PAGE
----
Dr. Jim O'Neill and family visited Naivasha where he had volunteered and raised funds; a leader in Paediatric Surgery, and still thinking forward at 85 on how to improve care around the world.

The University of Nebraska team donating a Pumani CPAP machine to our NBU (my new Paeds consultant partner is on the front right, Dr. Julie, by our head nurse Epharus, and my former partner who is now medical superintendent of the hospital is in the white shirt receiving the machine)


We spend a fair amount of time with University of Washington rotating residents and students too . . this is Carly who hosted Luke when he was in Seattle doing his away rotation.  Small world.

Teamwork, mentoring, bearing witness (both in the hospital, the community, and Serge)
Most unusual morning in April: Speaking to the East Africa Women's League, some really gritty and gracious women who have lived here since steam boats plied Lake Victoria, and have the stories to tell about it.  They care about Naivasha and gather to support charities.  I was super nervous but they were very kind.

Bethany shall represent the 24 people we supervise (Team Leaders, Area Specialists, and a couple of team members who are lacking Team Leaders), 22 of whom we met with this month in person or by video.  It's our annual review time to reflect on the year and set goals for the next.  Always a delight to see what God has done; but also added quite a bit of work to this month.

The April 2018 Paeds team.  The two interns here (Litole far left and Lokomol center) are amongst the hardest-working least-complaining humans I have ever met. We used to have at least 3 to 5 sharing call; these three months it was only two.  We had some UW med students, and the doc next to me is one of our two medical officers Linda.  I've been working on a core curriculum with a pre- and post-test for the rotation, and one of these women bumped her score by 30 POINTS!  They both learned a lot and were great to work with.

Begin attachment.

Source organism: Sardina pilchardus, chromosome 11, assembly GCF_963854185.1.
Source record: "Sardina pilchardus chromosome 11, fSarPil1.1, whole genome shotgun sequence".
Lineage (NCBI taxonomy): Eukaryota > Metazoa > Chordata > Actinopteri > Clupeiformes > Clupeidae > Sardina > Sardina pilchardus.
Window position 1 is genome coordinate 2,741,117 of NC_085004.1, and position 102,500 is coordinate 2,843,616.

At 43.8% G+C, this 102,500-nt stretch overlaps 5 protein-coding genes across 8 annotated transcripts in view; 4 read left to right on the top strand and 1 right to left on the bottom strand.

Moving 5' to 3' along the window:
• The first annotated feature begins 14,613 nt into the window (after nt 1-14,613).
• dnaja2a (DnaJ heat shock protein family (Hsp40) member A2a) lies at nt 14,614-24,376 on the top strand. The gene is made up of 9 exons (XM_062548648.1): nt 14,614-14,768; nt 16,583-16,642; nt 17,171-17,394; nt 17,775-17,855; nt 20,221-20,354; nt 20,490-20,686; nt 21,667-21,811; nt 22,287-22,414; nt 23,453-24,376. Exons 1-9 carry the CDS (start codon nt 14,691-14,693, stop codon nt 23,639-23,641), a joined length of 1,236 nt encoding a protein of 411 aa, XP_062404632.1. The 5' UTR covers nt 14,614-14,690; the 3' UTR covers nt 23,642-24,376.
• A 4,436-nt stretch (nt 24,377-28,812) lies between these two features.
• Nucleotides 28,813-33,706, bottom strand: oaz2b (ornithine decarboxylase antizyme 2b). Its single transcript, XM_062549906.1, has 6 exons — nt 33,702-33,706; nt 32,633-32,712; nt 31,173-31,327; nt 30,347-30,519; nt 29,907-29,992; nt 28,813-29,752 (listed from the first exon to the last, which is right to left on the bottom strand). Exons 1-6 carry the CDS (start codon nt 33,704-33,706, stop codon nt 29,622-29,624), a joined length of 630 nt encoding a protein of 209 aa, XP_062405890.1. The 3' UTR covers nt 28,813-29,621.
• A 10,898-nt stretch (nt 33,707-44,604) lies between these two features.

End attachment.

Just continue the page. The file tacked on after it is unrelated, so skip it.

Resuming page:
Scott's OB team out for lunch with a visiting University of Washington professor who was here helping set up a quality improvement study of cesarean section delays.  His partner Dr. Chege is front center.  

Serge Family celebrations, kids (both new ones and ours)

Laura Mixon (Serge teen) in the musical "In the Heights" by Lin-Manuel Miranda.  Great dancing and beats, but also a meaningful story about home, families, immigrants, prejudice, injustice, hope.  Really great job by Rosslyn students.  
The Serge crowd who came opening night, with our very own star (and Gaby front left will be in RVA's musical this Spring too).

Photo courtesy of the Kibuye team--they studied inventors and Scott wrote up a story of his dad's work on Pringles, which was fun and sweet.

Baby Jonathan safely born to the Faders at Kijabe, baby Davis' adoption was finally approved in Uganda, and baby Bennie returned with her family the Nolens this month from Home Assignment.  We've added to our Serge family this year: Keza, Davis, Julia, Jonathan, Ivy Joy, Jacob, Bennie, Salem, and if I can also claim him, Clark.  Lots of joy, though we do pray for a couple others who have lost little ones and long for parenthood.